According to the economic journal, there are two ways to track valuations: price-to-rent ratio and price-to-earnings ratio. Just as a share price reflects a company’s future profits, house prices should reflect expected return. If both measures are well above their long-term averages, then the property market is overvalued.
Australian house prices, The Economist says, are 53% overvalued relative to rental return and 38% overvalued relative to income. Australia, today, has more household debt than America at its housing-market peak, which leaves it – again according to The Economist – more vulnerable to a credit crunch, higher mortgage rates or a recession which drives up unemployment. Either of which, The Economist says, could send house prices tumbling.
I am not referring to the premise that a credit crunch, higher interest rates or rising unemployment would have a negative impact on the housing market, but rather the two measures used by The Economist to measure housing value.
According to our most recent Matusik Snapshot (Matusik Snapshot 499 – House price update) – how could you not subscribe ? (Snapshot Subscription form 24 issues $100) – Australian housing is becoming quite affordable again. Falling end prices, coupled with falling interest rates and rising household incomes, have now made housing across Australia – and especially in Queensland, Western Australia, South Australia and Tasmania – much more affordable. For example, it now only takes 30% of household income to buy the median priced dwelling in Brisbane, even less in Perth, Adelaide and Hobart.
Prices are starting to get to the point where people will start buying again. That doesn’t mean that prices will necessarily rise quickly, but they are unlikely to crash as strongly suggested by The Economist.
The Economist’s other housing value measure – the ratio of average house prices to average rents model – is seriously flawed.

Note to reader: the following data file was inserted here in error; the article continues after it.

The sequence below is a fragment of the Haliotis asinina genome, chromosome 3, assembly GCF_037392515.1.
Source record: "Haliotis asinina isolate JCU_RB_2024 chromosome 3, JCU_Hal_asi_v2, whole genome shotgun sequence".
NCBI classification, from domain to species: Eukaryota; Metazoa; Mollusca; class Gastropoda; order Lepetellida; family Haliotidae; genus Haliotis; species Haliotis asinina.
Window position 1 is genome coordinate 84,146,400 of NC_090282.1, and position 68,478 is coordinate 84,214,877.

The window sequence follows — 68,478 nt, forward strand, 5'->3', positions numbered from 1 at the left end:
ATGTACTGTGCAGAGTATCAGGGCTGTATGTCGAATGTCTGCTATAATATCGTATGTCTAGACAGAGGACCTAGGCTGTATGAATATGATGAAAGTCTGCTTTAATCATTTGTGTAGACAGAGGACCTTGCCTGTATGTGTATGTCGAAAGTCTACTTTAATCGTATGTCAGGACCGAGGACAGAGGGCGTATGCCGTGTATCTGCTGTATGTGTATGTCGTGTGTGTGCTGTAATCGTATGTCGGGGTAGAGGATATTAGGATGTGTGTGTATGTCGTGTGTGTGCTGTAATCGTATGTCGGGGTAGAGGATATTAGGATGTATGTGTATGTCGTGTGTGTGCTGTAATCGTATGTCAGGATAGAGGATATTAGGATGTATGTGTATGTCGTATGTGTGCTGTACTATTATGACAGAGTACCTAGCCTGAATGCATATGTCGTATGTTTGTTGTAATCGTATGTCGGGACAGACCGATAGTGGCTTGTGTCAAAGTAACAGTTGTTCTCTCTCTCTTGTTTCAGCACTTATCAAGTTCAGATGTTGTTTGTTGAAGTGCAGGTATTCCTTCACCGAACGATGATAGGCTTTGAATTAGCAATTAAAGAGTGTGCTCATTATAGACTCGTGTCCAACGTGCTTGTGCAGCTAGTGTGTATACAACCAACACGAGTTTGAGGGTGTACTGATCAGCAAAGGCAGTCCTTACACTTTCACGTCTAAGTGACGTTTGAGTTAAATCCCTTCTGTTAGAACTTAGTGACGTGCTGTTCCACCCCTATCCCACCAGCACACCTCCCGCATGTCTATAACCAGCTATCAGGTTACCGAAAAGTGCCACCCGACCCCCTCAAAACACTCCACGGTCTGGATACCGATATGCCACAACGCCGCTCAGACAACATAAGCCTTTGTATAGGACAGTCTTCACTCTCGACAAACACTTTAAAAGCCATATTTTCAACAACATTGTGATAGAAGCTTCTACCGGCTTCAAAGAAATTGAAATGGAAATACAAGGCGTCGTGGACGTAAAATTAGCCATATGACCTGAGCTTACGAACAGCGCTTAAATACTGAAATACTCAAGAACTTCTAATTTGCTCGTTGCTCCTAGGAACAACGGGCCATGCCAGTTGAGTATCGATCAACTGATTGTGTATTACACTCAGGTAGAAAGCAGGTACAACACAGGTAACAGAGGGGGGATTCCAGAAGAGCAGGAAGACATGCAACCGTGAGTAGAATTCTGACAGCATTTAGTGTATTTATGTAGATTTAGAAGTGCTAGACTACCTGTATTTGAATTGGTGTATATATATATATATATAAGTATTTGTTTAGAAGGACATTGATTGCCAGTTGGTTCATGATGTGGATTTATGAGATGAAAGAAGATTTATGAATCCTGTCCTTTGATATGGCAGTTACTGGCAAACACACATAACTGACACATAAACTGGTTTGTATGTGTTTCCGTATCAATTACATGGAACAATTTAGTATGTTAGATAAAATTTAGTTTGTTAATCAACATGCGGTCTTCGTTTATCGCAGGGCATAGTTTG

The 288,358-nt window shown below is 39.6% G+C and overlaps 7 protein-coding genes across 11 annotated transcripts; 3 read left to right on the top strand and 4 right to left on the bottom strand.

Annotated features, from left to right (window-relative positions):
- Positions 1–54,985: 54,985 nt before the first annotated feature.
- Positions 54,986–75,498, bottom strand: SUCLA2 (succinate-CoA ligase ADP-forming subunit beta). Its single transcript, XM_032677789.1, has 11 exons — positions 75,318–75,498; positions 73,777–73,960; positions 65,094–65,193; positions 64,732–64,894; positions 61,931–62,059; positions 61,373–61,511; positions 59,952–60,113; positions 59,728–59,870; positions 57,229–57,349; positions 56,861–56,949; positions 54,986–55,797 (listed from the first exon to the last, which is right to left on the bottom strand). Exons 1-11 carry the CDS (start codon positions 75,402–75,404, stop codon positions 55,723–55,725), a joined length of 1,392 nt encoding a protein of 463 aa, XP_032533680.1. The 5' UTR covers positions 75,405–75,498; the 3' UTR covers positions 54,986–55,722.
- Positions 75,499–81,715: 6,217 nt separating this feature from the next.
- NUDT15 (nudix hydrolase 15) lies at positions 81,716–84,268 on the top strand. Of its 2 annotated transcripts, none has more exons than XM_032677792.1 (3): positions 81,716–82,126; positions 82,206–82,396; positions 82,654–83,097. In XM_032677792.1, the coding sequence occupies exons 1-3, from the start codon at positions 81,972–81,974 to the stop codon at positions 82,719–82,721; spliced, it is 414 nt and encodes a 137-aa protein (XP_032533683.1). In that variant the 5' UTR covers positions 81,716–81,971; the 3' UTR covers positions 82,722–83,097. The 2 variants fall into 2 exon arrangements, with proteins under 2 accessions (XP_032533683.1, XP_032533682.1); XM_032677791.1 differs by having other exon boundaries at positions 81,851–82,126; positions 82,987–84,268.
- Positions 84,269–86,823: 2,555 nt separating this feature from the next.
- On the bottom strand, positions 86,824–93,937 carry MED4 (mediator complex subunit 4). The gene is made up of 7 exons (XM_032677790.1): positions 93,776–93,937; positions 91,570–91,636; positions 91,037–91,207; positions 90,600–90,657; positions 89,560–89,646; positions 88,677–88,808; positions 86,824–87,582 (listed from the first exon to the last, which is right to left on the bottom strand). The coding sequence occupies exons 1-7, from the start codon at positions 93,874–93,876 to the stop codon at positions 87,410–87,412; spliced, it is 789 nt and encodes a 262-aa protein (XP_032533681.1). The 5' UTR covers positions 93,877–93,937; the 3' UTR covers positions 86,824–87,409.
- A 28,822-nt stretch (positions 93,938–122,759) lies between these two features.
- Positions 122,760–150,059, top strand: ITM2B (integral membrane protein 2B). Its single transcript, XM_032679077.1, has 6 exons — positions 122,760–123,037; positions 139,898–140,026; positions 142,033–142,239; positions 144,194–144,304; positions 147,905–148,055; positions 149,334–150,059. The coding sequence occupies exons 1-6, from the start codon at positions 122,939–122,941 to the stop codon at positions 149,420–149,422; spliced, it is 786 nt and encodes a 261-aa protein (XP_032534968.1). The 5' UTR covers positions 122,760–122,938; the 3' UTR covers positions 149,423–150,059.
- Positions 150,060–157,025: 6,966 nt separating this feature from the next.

There are several logical reasons why our house price to rent ratio is high; the sum of which dismisses The Economist’s claim.
Now, as recently outlined, the value of investment property (that is, stock held by investors) should be determined by its return (i.e. rent) but not owner-resident or even secondary homes. Why?
Close to 70% of Australia’s dwellings are held by owner-residents, of which half are owned outright. A third of Australia’s dwellings are held by investors and are rented out. We can sell our principal place of residence tax-free. Investment property is subject to capital gains tax.
In addition, two-thirds of the Australian housing dollar is spent on renovations, a trend which has accelerated since the introduction of GST on new dwellings about a decade ago. We estimate that close to 80% of this renovation money is spent on owner-occupied homes.
In contrast, very little is spent on improving investment dwellings. Improvements to Australian investment property are done to increase the rental return, not necessarily the sales price.
Given the current tax laws, it makes good economic sense for owner-residents to improve their homes. Hence, there is a large difference between the price of owner-occupied homes and investment property across Australia. Many rental properties sell for prices in the mid-to-high $400,000s. Most owner-occupied properties sell for much more, with close to 70% selling for prices over $500,000 and near to 40% selling for amounts in excess of $600,000.
Owner-residents generally prefer detached houses over attached stock. The reverse is true for investors. Attached stock is, more often than not, cheaper than detached housing. More renters live in attached stock than detached product. This further exacerbates the reason why end prices – when pooled together – far exceed rents in this country.
So there is little wonder that the average price of Australian houses is much more than the average rent. Our rental stock is inferior – for the most part – to the dwelling stock held by owner-residents. A simple drive around any of our cities will illustrate such.
A house of horrors it is not!